Who are the children in child health policy? How do they live and see the world, and why should we know them? A journey into the lives of children coping in a world compromised by poverty and inequality, The Children in Child Health challenges the invisibility of children’s perspectives in health policy and argues that paying attention to what children do is critical for understanding the practical and policy implications of these experiences.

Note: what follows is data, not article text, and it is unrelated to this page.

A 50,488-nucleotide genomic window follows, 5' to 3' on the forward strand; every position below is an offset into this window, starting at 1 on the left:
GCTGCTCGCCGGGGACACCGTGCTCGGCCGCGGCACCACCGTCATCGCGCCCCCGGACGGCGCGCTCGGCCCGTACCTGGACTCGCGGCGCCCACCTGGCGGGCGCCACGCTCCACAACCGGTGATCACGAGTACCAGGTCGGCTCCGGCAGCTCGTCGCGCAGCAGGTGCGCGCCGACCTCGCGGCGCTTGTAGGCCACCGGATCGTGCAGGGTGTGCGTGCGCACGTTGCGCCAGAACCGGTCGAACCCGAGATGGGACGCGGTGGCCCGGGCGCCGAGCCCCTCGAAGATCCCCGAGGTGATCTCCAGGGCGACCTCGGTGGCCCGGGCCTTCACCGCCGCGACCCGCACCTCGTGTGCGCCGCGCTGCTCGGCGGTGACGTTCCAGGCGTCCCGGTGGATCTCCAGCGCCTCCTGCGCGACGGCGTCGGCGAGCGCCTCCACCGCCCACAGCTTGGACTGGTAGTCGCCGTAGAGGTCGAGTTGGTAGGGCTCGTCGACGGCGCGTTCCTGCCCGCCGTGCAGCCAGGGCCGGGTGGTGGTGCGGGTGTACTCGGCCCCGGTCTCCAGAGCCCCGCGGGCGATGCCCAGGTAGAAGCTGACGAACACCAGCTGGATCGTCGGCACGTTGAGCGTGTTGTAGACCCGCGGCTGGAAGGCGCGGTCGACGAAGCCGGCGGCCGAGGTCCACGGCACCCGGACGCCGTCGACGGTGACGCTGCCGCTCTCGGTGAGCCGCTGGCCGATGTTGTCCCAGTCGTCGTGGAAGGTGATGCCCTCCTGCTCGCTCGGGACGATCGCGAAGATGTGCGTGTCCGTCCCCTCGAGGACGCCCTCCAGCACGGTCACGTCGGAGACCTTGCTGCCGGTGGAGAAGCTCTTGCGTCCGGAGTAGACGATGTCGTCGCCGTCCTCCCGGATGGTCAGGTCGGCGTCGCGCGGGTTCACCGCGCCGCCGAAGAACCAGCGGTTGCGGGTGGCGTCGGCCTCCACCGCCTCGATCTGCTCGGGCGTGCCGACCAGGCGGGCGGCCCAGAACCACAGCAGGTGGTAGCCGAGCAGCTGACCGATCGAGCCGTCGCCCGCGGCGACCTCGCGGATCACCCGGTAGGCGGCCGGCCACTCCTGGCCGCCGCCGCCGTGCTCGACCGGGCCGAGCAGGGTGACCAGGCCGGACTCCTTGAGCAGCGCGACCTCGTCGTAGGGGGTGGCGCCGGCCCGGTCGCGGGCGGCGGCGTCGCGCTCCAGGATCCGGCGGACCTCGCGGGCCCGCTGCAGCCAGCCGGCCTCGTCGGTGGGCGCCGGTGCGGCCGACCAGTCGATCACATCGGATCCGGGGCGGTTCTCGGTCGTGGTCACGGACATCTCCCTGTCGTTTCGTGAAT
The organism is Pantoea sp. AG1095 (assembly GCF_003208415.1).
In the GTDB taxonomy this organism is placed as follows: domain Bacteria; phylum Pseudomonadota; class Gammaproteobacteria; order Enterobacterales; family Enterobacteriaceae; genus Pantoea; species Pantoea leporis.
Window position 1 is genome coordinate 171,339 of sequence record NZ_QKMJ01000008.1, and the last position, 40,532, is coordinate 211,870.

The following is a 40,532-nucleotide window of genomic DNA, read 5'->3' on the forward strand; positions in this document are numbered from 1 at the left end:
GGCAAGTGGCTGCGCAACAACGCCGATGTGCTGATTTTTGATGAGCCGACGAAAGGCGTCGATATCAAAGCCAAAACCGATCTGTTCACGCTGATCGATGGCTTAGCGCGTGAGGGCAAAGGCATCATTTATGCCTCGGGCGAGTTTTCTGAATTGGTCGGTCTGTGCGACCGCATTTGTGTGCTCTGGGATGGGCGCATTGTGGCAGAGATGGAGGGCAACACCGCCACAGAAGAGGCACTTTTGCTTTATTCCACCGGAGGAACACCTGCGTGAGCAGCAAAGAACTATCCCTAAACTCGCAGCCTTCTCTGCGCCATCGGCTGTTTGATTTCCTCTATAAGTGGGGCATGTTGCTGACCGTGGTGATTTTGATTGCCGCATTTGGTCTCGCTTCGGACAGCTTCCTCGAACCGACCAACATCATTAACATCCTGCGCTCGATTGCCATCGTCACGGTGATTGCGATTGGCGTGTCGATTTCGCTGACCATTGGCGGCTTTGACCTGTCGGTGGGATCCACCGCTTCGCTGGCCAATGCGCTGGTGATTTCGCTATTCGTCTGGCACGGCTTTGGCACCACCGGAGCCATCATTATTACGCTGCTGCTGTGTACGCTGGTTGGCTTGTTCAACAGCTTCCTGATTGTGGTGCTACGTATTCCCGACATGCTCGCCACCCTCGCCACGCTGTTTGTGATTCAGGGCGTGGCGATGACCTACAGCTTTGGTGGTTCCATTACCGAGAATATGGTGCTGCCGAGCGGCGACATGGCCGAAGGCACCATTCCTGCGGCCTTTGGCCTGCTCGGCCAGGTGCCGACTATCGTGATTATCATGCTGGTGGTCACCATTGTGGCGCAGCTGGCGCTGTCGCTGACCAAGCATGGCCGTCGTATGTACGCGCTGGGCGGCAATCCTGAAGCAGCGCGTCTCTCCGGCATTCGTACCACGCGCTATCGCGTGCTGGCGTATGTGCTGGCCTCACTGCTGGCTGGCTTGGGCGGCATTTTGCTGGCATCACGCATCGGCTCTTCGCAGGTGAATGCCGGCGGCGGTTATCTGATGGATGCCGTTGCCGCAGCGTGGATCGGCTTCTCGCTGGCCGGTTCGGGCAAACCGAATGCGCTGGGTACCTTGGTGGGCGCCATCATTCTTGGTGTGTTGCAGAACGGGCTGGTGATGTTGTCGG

In the unique context of indigenous Māori and migrant Pacific children in postcolonial New Zealand, Julie Spray explores the intertwining issues of epidemic disease, malnutrition, stress, violence, self-harm, and death to address the problem of how scholars and policy-makers alike can recognize and respond to children as social actors in their health. The Children in Child Health innovatively combines perspectives from childhood studies, medical anthropology, and public health and policy together with evocative ethnography to show how a deep understanding of children’s worlds can change our approach to their care.